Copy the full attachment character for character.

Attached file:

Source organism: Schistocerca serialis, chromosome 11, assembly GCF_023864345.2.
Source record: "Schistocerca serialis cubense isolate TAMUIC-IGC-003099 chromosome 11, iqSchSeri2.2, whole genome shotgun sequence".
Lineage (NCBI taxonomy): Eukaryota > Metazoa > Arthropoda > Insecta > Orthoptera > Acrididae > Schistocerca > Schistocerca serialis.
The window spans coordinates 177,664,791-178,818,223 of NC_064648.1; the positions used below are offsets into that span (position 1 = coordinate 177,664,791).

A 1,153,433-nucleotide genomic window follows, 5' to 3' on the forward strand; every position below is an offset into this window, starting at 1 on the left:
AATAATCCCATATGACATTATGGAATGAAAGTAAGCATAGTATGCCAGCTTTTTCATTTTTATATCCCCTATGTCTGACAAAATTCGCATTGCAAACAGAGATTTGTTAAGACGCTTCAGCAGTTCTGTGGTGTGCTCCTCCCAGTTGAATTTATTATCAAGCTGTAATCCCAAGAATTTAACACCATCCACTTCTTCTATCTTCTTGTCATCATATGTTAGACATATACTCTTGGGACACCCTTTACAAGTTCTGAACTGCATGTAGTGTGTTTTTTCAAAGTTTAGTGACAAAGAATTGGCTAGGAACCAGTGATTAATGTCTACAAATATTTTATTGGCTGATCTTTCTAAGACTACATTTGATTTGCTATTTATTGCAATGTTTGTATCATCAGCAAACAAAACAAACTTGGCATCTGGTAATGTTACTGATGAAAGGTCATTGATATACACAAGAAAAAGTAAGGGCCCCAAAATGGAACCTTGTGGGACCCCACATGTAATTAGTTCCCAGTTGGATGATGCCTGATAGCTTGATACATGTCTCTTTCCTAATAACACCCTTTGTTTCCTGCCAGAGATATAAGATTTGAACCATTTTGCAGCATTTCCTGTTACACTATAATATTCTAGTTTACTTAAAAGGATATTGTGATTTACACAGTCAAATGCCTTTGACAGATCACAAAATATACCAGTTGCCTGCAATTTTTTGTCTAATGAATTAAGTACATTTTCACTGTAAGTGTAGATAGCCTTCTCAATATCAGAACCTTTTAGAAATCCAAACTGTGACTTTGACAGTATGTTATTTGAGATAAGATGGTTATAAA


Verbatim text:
Source organism: Schistocerca serialis, chromosome 11, assembly GCF_023864345.2.
Source record: "Schistocerca serialis cubense isolate TAMUIC-IGC-003099 chromosome 11, iqSchSeri2.2, whole genome shotgun sequence".
Lineage (NCBI taxonomy): Eukaryota > Metazoa > Arthropoda > Insecta > Orthoptera > Acrididae > Schistocerca > Schistocerca serialis.
The window spans coordinates 177,664,791-178,818,223 of NC_064648.1; the positions used below are offsets into that span (position 1 = coordinate 177,664,791).

A 1,153,433-nucleotide genomic window follows, 5' to 3' on the forward strand; every position below is an offset into this window, starting at 1 on the left:
AATAATCCCATATGACATTATGGAATGAAAGTAAGCATAGTATGCCAGCTTTTTCATTTTTATATCCCCTATGTCTGACAAAATTCGCATTGCAAACAGAGATTTGTTAAGACGCTTCAGCAGTTCTGTGGTGTGCTCCTCCCAGTTGAATTTATTATCAAGCTGTAATCCCAAGAATTTAACACCATCCACTTCTTCTATCTTCTTGTCATCATATGTTAGACATATACTCTTGGGACACCCTTTACAAGTTCTGAACTGCATGTAGTGTGTTTTTTCAAAGTTTAGTGACAAAGAATTGGCTAGGAACCAGTGATTAATGTCTACAAATATTTTATTGGCTGATCTTTCTAAGACTACATTTGATTTGCTATTTATTGCAATGTTTGTATCATCAGCAAACAAAACAAACTTGGCATCTGGTAATGTTACTGATGAAAGGTCATTGATATACACAAGAAAAAGTAAGGGCCCCAAAATGGAACCTTGTGGGACCCCACATGTAATTAGTTCCCAGTTGGATGATGCCTGATAGCTTGATACATGTCTCTTTCCTAATAACACCCTTTGTTTCCTGCCAGAGATATAAGATTTGAACCATTTTGCAGCATTTCCTGTTACACTATAATATTCTAGTTTACTTAAAAGGATATTGTGATTTACACAGTCAAATGCCTTTGACAGATCACAAAATATACCAGTTGCCTGCAATTTTTTGTCTAATGAATTAAGTACATTTTCACTGTAAGTGTAGATAGCCTTCTCAATATCAGAACCTTTTAGAAATCCAAACTGTGACTTTGACAGTATGTTATTTGAGATAAGATGGTTATAAA